GRAPA, artistic residency programme

GRAPA is an artistic residency programme promoted by the Centro de Cultura Contemporánea de Barcelona (CCCB), Hangar and the Universitat Oberta de Catalunya (UOC) that aims to open up, accompany and narrate creative processes at the intersection of art, science and technology. The project proposes that artists open up to a shared accompaniment between complementary institutions that facilitates research, production and mediation during a certain phase of their project’s development.

At the same time, GRAPA is a tool for observing and correlating artistic processes with the aim of generating knowledge about the creation of projects that are fully situated in interstitial spaces, straddling disciplines and institutions. Finally, it is a space for institutional and inter-institutional learning to imagine specific forms of accompaniment according to each project, imagining different frameworks, objectives and methodologies.

GRAPA is the first pilot programme of Red-ACTS, a network promoted by the UOC and the Hub d’Art, Science and Technology, Hac Te, with the support of the Daniel and Nina Carasso Foundation.

Throughout 2023, GRAPA will accompany the work of artists Sílvia Zayas with the Ruido ê project and Joana Moll with the Ad Tech Constellations project.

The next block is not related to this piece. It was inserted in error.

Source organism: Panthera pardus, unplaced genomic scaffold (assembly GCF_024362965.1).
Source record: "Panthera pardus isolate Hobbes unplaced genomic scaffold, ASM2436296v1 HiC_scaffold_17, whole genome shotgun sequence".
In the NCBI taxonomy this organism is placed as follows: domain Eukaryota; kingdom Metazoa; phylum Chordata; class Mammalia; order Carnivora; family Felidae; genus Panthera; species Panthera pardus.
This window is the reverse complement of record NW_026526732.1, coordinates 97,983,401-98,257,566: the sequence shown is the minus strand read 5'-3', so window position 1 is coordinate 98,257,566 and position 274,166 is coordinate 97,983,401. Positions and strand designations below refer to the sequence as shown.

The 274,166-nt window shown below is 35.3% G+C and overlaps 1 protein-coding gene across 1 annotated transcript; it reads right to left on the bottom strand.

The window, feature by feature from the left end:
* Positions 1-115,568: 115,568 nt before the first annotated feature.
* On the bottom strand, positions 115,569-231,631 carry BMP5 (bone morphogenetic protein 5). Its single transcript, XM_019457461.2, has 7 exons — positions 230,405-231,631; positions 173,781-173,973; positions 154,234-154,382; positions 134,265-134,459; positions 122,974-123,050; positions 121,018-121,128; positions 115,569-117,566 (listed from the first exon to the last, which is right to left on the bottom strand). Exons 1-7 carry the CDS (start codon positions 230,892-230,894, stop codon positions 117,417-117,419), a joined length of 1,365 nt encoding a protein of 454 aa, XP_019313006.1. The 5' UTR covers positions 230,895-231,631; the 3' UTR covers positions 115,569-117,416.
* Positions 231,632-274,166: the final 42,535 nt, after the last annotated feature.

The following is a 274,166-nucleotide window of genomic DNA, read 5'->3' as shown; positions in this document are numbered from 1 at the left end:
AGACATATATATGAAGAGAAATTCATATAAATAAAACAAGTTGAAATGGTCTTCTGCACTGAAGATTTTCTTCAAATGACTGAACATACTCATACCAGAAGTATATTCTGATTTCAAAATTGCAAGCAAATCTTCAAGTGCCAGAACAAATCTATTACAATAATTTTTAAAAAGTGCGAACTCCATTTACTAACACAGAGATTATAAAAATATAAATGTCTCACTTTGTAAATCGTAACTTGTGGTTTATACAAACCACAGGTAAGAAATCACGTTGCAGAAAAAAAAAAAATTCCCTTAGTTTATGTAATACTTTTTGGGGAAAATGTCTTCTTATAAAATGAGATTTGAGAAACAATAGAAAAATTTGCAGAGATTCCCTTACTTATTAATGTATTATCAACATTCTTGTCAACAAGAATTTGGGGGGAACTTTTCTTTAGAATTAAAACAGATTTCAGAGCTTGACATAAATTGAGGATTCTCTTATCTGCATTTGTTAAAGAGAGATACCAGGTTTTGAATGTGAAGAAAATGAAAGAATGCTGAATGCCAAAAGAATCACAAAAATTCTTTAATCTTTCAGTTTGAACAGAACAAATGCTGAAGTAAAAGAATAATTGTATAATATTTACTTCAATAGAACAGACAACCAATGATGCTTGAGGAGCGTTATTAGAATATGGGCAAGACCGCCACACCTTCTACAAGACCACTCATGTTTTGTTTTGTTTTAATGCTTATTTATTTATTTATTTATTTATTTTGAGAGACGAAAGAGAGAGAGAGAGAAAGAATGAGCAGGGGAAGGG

GRAPA is coordinated and supervised by Clara Piazuelo.

Ad Tech Constellations
GRAPA Residency with Joana Moll

Despite being the main business model of the internet, the Ad Tech (Advertising Technology) ecosystem is surprisingly unknown to most of its users. Business models are not neutral, they are built through a series of choices embedded in a specific cultural, social and economic context and play an important role in defining how resources are organised, managed and activated. Ad Tech, like any other industry, is articulated around a well-oiled set of human choices that respond to particular interests. Moreover, the decisions embedded in this gigantic but incredibly opaque maze of intertwined contingencies (algorithms, tracking technologies, devices, data centres, electricity, marketers, designers, engineers, CEOs and, above all, user data) are made by millions of users every day. In this way, decisions made by a few are applied blindly by the masses, leading to increasing centralisation and rigidity of this ecosystem, ultimately increasing its vulnerability and exposing it to collapse.

This project aims to provide in-depth knowledge of how the Ad Tech ecosystem works, as well as providing enough information and new methodologies and materials for other communities to continue to advocate for digital and climate rights, and to improve ethical and sustainable practices within the Ad Tech industry.

Beyond outlining the key technical elements and processes that form the backbone of Ad Tech, we will pay attention to the ‘intangible layers’ that are inextricably linked to it, such as decision-making processes, energy consumption, environmental impact and the emotional toll on users who are exhausted and exploited by free labour. What would happen if we were able to represent the complex web of entanglements that construct ad tech, what potential new dynamics would emerge by allowing users to embody the role of a cookie, an ad, an RTB algorithm, a DSP, an energy consumer or a tech CEO?